Hall, R. O., J. L. Tank, D. J. Sobota, P. J. Mulholland, J. M. O’Brien, W. K. Dodds, J. R. Webster, H. M. Valett, G.C. Poole, B. J. Peterson, J. L. Meyer, W. H. McDowell, S. L. Johnson, S. K. Hamilton, N. B. Grimm, S. V. Gregory, C. N. Dahm, L. W. Cooper, L.R. Ashkenas, S. M. Thomas, R. W. Sheibley, J. D. Potter, B. R. Niederlehner, L. Johnson, A. M. Helton, C. Crenshaw, A. J. Burgin, M. J. Bernot, , J. J. Beaulieu, C.Arango. 2009. Nitrate removal in stream ecosystems measured by 15N addition experiments: Total uptake. Limnology and Oceanography 54: 653–665.

Mulholland, P. J., R.O. Hall, D. J. Sobota, W. K. Dodds, S.E.G. Findlay, N.B. Grimm, S.K. Hamilton, W.H. McDowell, J. M. O’Brien, J.L. Tank, L. R. Ashkenas, L.W. Cooper, C.N. Dahm, S.V. Gregory, S.L. Johnson, J.L. Meyer, B. J. Peterson, G.C. Poole. H.M. Valett, J.R. Webster, C.P. Arango, J.J. Beaulieu, M.J. Bernot, A.J. Burgin, C.L. Crenshaw, A.M. Helton, L.T. Johnson, B. R. Niederlehner, J.D. Potter, R.W. Sheibley, and S.M. Thomas. 2009. Nitrate removal in stream ecosystems measured by 15N addition experiments: Denitrification. Limnology and Oceanography  54: 666–680.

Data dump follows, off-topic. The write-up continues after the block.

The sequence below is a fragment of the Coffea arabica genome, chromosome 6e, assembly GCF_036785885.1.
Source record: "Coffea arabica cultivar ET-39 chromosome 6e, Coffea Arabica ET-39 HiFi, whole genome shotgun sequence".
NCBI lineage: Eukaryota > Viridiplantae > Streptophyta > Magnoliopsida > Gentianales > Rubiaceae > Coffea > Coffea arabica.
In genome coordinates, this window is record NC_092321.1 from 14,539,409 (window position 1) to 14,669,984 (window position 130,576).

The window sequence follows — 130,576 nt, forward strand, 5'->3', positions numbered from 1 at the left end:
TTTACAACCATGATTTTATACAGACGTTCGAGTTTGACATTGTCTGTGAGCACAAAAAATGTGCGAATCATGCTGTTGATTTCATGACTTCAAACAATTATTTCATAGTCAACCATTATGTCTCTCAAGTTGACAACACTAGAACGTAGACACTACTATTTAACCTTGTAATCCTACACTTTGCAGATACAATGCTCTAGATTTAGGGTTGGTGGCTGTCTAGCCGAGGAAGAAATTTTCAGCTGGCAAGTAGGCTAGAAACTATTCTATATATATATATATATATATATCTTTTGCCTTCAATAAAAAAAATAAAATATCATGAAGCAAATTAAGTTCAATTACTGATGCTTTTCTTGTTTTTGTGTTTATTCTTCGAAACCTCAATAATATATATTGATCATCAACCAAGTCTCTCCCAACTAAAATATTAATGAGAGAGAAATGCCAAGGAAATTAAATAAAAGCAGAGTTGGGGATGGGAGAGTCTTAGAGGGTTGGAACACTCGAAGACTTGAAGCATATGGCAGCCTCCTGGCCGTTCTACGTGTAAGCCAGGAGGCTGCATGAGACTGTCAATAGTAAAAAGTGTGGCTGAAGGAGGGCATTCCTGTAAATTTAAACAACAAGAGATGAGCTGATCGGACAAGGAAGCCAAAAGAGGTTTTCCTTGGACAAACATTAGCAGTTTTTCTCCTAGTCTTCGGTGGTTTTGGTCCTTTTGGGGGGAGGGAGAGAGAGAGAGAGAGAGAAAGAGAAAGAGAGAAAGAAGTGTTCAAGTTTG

Arango, C.P., L.A. Riley, J.L. Tank, and R.O. Hall, Jr. 2009. Herbivory by an invasive snail increases nitrogen fixation in a nitrogen-limited stream. Canadian Journal of Fisheries and Aquatic Sciences. 66: 1309–1317.

Hoellein, T.J., J.L. Tank, E.J. Rosi-Marshall, and S.A. Entrekin. 2009. Temporal variation in substratum-specific rates of N uptake and metabolism and their relative contribution at the stream-reach scale. Journal of the North American Benthological Society 28:305–318.